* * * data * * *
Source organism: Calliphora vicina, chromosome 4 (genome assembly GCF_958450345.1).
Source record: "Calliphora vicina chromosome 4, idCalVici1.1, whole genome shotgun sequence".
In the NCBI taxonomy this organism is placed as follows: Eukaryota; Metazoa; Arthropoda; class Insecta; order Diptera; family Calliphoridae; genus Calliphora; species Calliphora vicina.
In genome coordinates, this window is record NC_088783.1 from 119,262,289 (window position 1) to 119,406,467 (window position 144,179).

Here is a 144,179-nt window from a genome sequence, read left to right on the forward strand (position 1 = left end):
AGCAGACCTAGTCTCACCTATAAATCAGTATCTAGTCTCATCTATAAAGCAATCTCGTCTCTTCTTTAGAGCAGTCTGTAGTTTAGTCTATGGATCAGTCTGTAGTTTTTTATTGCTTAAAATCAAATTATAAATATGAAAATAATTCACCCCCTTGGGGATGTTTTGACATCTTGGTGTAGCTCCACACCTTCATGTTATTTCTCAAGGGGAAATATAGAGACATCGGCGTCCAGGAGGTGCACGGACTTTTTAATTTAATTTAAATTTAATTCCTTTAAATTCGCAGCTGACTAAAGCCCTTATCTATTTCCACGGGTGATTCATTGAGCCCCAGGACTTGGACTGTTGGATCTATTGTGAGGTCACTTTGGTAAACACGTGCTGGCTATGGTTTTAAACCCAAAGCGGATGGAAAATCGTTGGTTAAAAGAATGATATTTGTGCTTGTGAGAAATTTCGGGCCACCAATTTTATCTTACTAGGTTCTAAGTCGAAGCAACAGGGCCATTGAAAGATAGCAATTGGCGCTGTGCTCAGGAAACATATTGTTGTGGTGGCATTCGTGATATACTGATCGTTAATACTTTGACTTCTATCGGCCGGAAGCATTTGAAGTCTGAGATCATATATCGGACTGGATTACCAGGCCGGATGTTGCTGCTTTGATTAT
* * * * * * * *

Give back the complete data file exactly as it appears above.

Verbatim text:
Source organism: Calliphora vicina, chromosome 4 (genome assembly GCF_958450345.1).
Source record: "Calliphora vicina chromosome 4, idCalVici1.1, whole genome shotgun sequence".
In the NCBI taxonomy this organism is placed as follows: Eukaryota; Metazoa; Arthropoda; class Insecta; order Diptera; family Calliphoridae; genus Calliphora; species Calliphora vicina.
In genome coordinates, this window is record NC_088783.1 from 119,262,289 (window position 1) to 119,406,467 (window position 144,179).

Here is a 144,179-nt window from a genome sequence, read left to right on the forward strand (position 1 = left end):
AGCAGACCTAGTCTCACCTATAAATCAGTATCTAGTCTCATCTATAAAGCAATCTCGTCTCTTCTTTAGAGCAGTCTGTAGTTTAGTCTATGGATCAGTCTGTAGTTTTTTATTGCTTAAAATCAAATTATAAATATGAAAATAATTCACCCCCTTGGGGATGTTTTGACATCTTGGTGTAGCTCCACACCTTCATGTTATTTCTCAAGGGGAAATATAGAGACATCGGCGTCCAGGAGGTGCACGGACTTTTTAATTTAATTTAAATTTAATTCCTTTAAATTCGCAGCTGACTAAAGCCCTTATCTATTTCCACGGGTGATTCATTGAGCCCCAGGACTTGGACTGTTGGATCTATTGTGAGGTCACTTTGGTAAACACGTGCTGGCTATGGTTTTAAACCCAAAGCGGATGGAAAATCGTTGGTTAAAAGAATGATATTTGTGCTTGTGAGAAATTTCGGGCCACCAATTTTATCTTACTAGGTTCTAAGTCGAAGCAACAGGGCCATTGAAAGATAGCAATTGGCGCTGTGCTCAGGAAACATATTGTTGTGGTGGCATTCGTGATATACTGATCGTTAATACTTTGACTTCTATCGGCCGGAAGCATTTGAAGTCTGAGATCATATATCGGACTGGATTACCAGGCCGGATGTTGCTGCTTTGATTAT